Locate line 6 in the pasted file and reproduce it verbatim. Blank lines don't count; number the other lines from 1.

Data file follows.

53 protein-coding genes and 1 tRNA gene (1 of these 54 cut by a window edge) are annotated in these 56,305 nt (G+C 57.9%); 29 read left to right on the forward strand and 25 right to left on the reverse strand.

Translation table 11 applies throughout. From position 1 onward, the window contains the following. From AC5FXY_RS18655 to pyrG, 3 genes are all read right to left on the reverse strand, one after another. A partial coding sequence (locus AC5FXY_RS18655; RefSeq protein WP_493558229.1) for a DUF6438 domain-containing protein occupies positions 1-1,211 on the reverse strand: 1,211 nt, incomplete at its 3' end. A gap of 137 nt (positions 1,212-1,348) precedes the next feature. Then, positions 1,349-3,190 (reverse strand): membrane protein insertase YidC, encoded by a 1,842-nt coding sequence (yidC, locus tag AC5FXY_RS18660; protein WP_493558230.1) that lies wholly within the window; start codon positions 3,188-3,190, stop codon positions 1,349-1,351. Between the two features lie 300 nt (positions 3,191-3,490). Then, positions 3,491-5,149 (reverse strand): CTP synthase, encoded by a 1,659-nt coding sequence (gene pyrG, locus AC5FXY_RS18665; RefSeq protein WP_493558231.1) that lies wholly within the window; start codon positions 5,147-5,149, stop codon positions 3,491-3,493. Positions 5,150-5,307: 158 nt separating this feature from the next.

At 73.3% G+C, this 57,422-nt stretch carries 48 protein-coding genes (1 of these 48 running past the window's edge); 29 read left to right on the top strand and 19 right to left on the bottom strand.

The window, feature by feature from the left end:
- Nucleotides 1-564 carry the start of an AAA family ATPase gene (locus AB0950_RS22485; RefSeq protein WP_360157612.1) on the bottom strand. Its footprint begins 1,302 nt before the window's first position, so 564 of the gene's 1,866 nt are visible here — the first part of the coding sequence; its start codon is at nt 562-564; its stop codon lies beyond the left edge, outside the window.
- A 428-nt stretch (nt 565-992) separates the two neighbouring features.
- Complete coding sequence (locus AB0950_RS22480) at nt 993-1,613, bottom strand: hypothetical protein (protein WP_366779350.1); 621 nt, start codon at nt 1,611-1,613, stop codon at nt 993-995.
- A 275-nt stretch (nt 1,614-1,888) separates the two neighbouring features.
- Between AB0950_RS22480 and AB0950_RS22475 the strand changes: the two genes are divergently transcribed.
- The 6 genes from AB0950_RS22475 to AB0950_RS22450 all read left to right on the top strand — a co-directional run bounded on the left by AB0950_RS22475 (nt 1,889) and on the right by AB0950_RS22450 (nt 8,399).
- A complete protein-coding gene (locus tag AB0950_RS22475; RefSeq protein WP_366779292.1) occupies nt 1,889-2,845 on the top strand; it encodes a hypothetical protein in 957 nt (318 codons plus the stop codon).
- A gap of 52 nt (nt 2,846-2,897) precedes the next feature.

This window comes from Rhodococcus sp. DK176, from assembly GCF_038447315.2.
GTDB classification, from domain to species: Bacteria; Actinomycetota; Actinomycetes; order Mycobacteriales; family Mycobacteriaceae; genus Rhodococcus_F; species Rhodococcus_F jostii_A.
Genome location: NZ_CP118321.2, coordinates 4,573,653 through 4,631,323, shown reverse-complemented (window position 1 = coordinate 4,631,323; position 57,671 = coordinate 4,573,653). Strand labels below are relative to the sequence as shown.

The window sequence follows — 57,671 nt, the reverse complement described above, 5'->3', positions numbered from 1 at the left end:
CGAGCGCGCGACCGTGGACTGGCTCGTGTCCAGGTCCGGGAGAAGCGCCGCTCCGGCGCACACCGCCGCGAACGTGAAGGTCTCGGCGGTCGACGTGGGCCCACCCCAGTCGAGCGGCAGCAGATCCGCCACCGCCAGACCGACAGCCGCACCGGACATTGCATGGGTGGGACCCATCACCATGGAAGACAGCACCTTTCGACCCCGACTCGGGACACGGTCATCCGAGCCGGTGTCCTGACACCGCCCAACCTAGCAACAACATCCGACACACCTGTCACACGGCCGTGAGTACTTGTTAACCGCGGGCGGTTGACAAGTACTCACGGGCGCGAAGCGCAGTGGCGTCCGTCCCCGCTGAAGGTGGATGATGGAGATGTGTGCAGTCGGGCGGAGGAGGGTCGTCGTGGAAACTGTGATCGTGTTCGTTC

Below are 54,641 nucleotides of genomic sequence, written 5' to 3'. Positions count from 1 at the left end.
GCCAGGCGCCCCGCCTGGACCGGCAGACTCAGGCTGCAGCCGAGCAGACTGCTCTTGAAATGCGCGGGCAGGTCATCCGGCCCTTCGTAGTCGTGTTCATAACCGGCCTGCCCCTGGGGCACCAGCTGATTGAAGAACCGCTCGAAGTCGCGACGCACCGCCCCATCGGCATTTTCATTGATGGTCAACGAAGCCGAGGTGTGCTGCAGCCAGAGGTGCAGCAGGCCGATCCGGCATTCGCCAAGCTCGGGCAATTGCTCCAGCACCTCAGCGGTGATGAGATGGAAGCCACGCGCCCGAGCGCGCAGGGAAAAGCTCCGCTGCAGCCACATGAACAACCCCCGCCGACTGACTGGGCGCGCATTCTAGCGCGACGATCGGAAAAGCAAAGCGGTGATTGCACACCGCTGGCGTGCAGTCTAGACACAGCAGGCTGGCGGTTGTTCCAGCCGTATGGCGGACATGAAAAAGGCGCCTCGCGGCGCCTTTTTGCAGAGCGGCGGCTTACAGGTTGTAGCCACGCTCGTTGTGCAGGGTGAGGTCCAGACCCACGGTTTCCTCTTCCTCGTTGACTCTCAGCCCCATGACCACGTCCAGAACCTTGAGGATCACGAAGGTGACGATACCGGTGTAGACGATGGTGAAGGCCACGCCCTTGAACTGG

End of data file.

- A 428-nt stretch (nt 565-992) separates the two neighbouring features.